With the trans-Tasman bubble set to open next week, 500 MIQ rooms will be kept unused in case of an Australian outbreak. Will this be enough? Matthew Scott investigates

The first flights from across the ditch touch down on Monday. They represent New Zealand’s first go at widening the bubble we have all lived in for the past year.

For Kiwis stranded in Australia and local tourism operators, this has been a long time coming. But, for the first time, our protection from the virus may hinge on the actions of another government.

So what is the plan for if things go wrong in Australia?

Our Government has set aside 500 rooms in MIQ facilities for use in the event of the virus getting out of control there – however, Government officials remain unsure of what they would require travellers caught by a paused or suspended bubble to do.

Covid-19 Response Minister Chris Hipkins called the 500 room contingency a “sensible and prudent risk management approach, to protect New Zealanders”.

The Ministry of Business, Innovation and Employment, however, said while other options were being explored in the event of a bubble break, it was up to individual Kiwis to take responsibility for the potential risks inherent in travelling across the Tasman.

“It’s the traveller’s responsibility to prepare for and be able to manage any disruption to quarantine-free travel,” said an MBIE spokesperson. “Including the possibility… that they be required to enter MIQ on their return.”

But would the 500 MIQ rooms set aside for this situation be enough?

Since New Zealand borders closed, almost 75,000 Australian residents have entered the country via MIQ, using around 1000 MIQ rooms a month.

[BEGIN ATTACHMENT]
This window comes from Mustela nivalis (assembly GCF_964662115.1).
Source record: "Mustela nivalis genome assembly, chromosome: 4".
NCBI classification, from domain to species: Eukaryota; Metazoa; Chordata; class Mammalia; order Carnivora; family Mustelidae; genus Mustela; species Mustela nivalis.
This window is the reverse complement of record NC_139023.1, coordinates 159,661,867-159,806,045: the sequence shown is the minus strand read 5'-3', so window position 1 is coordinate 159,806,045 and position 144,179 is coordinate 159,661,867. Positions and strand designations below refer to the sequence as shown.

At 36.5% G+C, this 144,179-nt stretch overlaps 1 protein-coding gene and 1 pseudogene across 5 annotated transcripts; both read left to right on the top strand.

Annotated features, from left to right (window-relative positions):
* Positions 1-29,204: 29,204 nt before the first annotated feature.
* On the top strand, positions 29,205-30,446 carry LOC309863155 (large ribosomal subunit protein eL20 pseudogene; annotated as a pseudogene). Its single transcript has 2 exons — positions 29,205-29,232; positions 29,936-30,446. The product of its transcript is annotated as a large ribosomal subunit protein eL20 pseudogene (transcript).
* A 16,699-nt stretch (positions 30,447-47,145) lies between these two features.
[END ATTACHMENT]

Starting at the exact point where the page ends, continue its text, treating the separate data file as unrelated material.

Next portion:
The change coming in now, with the travel bubble, frees up those rooms for MIQ use from other countries – although MBIE reports “setting aside 500 rooms will decrease the overall MIQ operational capacity from approximately 4,500 rooms a fortnight to 4,000 rooms a fortnight.”

The Government has also signalled it could shut down some lesser-used facilities.

All going according to plan, there will be more than enough spaces in MIQ to keep up with need.

If the bubble bursts, there could be a problem.

If travellers from Australia (including returning Kiwis) need to go into MIQ, demand for rooms will spike in a system that has deliberately reduced its capacity.

Whether or not travellers will need to go through MIQ is still unclear, according to Government messaging, which says this may occur in both pause and suspend modes.

With trans-Tasman travel suddenly available without the need for MIQ, arrivals from Australia will soar – not just from Aussies on their way to holiday in New Zealand, but also from Kiwis on their way home.

Widespread community transmission in Australia would cause the Government to pause or suspend the bubble, putting all of those ‘green zone’ travellers back into MIQ queues.

If things happen quickly, that 500 room capacity will be a chokepoint.

Hipkins said advice on how the rooms would be used is still being worked on. “It’s expected to be with the Government in the next two weeks,” he said on April 7 – just twelve days before the bubble was to open.

When asked if cutting it fine to get clarity on that situation could present potential risks, the minister’s office said it was considering a range of scenarios.

“The plan will need to be flexible to deal with a wide range of events,” a spokesperson said. “Holding rooms in contingency is one tool, and there are others including isolating at home or in accommodation.”

The MBIE spokesperson said in the event of a pause or suspension in travel to and from Australia, responses such as asking people to self-isolate would be examined first.

“Those 500 rooms are not intended to be the primary response to such an event,” they said. “They would only be used if other responses were not appropriate.”

Prime Minister Jacinda Ardern called for ‘flyer beware’ last week when announcing the trans-Tasman bubble – insufficient back-up MIQ space could end up being one main reason for this caution.

Matthew Scott covers immigration, urban development and Auckland issues.

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